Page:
Newsletter – June 5, 2018
OCEAN FREIGHT UPDATES
Emergency bunker fees ‘an outdated mechanism’
Shippers are right to be angry about emergency fuel surcharges levied by carriers, and now would be a good time to devise a new system for bunker costs that protects both parties, according to container shipping analyst Drewry. Read more here.
Deltaport moving forward with two pilot drayage programs
Vancouver, BC — Following engagement and consultation with supply chain partners, the Vancouver Fraser Port Authority, Transport Canada, the BC Ministry of Transportation and Infrastructure, and OBCCTC, with a goal of improving productivity outcomes for the drayage sector and improving gateway efficiency, GCT Canada is moving forward with two pilot programs. Read more here.
The next 30 years will see more change than in the past 100 years’: IMO secretary-general
Kitack Lim, secretary general of the International Maritime Organization (IMO), made his pitch today to keep the UN boday at the centre of global shipping regulations. Read more here.
CANADA BUSINESS AND GOVERNMENT UPDATES
Ottawa to invest US$35.5m in Montreal port roads
THE Montreal Port Authority (MPA) will benefit from C$45.8 million (US$35.5 million) in federal spending on the road network next to the harbour under the National Trade Corridors Fund programme.
‘This announcement has a direct impact on the Port of Montreal and its many partners, and it is a mobilising project that will make a contribute to improving the flow of freight transport by road in the city,’ said MPA president and CEO Sylvie Vachon. Read more here.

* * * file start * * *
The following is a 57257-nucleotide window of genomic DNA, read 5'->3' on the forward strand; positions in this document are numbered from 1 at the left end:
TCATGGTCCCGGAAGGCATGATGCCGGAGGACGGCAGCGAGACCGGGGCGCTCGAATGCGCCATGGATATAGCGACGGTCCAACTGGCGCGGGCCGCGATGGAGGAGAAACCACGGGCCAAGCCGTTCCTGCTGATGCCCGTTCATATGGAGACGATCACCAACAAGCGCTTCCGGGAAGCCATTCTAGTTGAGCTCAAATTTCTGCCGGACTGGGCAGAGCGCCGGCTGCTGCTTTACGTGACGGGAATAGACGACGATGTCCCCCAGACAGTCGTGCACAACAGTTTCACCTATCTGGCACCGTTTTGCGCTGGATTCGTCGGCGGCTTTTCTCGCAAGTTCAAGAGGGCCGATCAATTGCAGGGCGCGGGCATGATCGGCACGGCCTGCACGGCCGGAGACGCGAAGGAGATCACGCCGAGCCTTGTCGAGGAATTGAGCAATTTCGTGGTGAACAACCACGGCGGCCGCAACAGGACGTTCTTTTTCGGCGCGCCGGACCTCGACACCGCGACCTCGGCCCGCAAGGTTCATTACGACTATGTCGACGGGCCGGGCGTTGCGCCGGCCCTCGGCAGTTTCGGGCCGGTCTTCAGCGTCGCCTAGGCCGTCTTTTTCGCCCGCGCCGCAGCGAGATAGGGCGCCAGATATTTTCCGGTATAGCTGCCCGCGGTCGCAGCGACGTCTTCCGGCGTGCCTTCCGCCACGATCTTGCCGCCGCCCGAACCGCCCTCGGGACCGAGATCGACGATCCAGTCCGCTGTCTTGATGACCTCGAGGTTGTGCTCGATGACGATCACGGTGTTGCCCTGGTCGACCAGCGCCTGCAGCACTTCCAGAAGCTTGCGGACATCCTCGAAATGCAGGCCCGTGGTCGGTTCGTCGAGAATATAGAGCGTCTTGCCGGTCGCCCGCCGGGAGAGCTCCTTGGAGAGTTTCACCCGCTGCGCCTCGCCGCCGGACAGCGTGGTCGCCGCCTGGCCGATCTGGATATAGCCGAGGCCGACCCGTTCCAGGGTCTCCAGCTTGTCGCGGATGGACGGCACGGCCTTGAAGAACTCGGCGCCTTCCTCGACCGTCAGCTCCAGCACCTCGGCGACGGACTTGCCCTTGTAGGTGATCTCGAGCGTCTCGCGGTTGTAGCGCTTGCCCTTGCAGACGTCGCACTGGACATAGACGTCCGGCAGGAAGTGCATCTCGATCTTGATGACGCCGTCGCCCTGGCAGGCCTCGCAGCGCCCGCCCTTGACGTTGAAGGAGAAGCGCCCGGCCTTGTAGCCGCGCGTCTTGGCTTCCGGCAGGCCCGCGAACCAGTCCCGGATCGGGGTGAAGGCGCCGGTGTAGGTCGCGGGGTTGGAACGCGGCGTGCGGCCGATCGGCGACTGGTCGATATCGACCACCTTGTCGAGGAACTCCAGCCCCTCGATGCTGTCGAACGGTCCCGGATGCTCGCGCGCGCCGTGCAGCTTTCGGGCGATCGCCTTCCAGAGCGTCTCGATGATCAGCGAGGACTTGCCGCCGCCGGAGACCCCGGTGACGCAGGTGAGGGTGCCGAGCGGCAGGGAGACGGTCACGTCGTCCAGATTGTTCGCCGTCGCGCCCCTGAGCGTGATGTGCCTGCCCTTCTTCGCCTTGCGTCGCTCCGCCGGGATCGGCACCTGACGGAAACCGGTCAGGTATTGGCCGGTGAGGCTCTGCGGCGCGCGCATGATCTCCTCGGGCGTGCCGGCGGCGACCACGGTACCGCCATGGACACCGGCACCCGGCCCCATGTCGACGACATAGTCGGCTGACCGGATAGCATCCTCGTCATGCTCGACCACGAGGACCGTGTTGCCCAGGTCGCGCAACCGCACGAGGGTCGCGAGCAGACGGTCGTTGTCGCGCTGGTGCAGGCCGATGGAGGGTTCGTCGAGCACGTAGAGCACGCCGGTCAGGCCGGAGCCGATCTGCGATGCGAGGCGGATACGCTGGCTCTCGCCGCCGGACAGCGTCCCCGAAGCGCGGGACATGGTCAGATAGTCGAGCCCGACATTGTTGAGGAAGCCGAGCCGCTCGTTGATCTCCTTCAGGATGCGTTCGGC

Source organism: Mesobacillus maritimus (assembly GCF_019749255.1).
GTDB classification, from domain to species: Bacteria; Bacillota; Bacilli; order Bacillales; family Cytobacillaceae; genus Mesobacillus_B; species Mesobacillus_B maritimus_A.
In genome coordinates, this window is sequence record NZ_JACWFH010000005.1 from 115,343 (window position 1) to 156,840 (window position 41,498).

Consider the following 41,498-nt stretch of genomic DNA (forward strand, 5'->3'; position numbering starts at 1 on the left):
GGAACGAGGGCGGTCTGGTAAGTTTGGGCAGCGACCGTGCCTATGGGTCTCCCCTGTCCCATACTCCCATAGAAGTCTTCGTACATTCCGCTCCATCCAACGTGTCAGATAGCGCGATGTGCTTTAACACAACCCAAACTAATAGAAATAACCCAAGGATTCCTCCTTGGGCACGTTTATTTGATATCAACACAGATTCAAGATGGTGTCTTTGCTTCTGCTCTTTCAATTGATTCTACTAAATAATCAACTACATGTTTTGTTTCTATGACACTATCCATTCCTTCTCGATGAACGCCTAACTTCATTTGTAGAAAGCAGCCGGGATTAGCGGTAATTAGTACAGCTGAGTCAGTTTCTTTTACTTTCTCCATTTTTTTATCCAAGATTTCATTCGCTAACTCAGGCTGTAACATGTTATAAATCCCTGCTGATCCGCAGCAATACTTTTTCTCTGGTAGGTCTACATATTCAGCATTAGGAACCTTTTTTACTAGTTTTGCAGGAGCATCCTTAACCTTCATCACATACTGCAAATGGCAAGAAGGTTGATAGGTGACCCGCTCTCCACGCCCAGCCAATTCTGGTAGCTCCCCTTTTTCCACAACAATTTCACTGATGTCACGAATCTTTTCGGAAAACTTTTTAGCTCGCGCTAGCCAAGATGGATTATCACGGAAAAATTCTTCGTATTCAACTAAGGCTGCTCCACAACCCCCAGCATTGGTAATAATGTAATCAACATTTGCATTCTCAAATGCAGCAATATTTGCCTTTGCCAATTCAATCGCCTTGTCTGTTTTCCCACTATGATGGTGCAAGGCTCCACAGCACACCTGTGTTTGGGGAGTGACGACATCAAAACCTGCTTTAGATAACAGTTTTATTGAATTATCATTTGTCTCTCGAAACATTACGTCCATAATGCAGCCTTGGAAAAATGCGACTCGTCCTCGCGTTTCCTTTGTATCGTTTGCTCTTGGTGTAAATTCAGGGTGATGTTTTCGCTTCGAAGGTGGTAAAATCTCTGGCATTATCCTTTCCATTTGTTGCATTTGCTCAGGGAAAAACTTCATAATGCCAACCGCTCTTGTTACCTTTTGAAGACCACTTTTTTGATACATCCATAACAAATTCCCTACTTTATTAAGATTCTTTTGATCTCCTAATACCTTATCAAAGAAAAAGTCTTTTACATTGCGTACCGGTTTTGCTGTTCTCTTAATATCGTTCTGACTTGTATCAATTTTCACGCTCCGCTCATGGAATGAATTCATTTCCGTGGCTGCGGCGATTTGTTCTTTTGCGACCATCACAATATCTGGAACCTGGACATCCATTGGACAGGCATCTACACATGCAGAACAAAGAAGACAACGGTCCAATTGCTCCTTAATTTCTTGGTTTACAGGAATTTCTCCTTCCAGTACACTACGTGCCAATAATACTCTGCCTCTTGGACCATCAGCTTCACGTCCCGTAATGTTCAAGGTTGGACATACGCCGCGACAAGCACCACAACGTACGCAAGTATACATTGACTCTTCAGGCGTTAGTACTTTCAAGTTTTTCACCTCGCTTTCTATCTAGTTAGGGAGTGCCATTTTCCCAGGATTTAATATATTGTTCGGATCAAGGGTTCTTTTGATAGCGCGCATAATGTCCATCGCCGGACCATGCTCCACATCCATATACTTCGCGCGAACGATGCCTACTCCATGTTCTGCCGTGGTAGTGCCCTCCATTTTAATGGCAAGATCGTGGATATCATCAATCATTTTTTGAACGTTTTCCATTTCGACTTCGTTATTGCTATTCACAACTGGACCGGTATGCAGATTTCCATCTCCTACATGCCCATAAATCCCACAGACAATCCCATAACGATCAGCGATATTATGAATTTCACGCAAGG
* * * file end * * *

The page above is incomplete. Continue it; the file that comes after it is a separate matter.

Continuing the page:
Brazil supply chains will take weeks to normalise
It will take weeks for supply chain operations in Brazil to normalise following devastating industrial action over the last fortnight that forced ports to cease most operations, as hundreds of roads were blockaded for 10 days.
Highway shutdowns by more than 600,000 truckers protesting against rising fuel costs were only lifted at the end last week after an agreement with unions was reached by under-fire President Michel Temer.
The trucker blockades were exacerbated by additional strikes by stevedores and oil workers last week – and ongoing industrial action by customs officers that continues to affect cargo clearances at ports. [Excerpted from llyodsloadinglist.com]
New GPDR laws may be a barrier to the full logistics potential of blockchain
Blockchain may help provide supply chain solutions, but the new GDPR legislation has exposed some of the challenges the technology faces.
Last month, the EU brought in new General Data Protection Regulations, of which a key element was the “right to be forgotten”. Read more here (login required).